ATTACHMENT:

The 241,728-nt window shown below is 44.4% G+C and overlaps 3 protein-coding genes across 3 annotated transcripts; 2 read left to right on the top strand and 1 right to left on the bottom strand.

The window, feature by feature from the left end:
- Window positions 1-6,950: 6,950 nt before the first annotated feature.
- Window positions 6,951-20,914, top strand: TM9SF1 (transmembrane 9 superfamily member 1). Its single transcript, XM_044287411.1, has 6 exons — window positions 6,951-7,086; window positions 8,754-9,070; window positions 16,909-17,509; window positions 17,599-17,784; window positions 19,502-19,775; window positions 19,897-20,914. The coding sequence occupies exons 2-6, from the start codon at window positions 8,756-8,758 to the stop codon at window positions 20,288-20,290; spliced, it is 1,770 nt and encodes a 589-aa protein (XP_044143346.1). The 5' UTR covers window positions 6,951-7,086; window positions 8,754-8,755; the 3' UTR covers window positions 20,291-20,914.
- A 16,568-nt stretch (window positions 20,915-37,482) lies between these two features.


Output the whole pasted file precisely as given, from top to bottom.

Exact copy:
The 241,728-nt window shown below is 44.4% G+C and overlaps 3 protein-coding genes across 3 annotated transcripts; 2 read left to right on the top strand and 1 right to left on the bottom strand.

The window, feature by feature from the left end:
- Window positions 1-6,950: 6,950 nt before the first annotated feature.
- Window positions 6,951-20,914, top strand: TM9SF1 (transmembrane 9 superfamily member 1). Its single transcript, XM_044287411.1, has 6 exons — window positions 6,951-7,086; window positions 8,754-9,070; window positions 16,909-17,509; window positions 17,599-17,784; window positions 19,502-19,775; window positions 19,897-20,914. The coding sequence occupies exons 2-6, from the start codon at window positions 8,756-8,758 to the stop codon at window positions 20,288-20,290; spliced, it is 1,770 nt and encodes a 589-aa protein (XP_044143346.1). The 5' UTR covers window positions 6,951-7,086; window positions 8,754-8,755; the 3' UTR covers window positions 20,291-20,914.
- A 16,568-nt stretch (window positions 20,915-37,482) lies between these two features.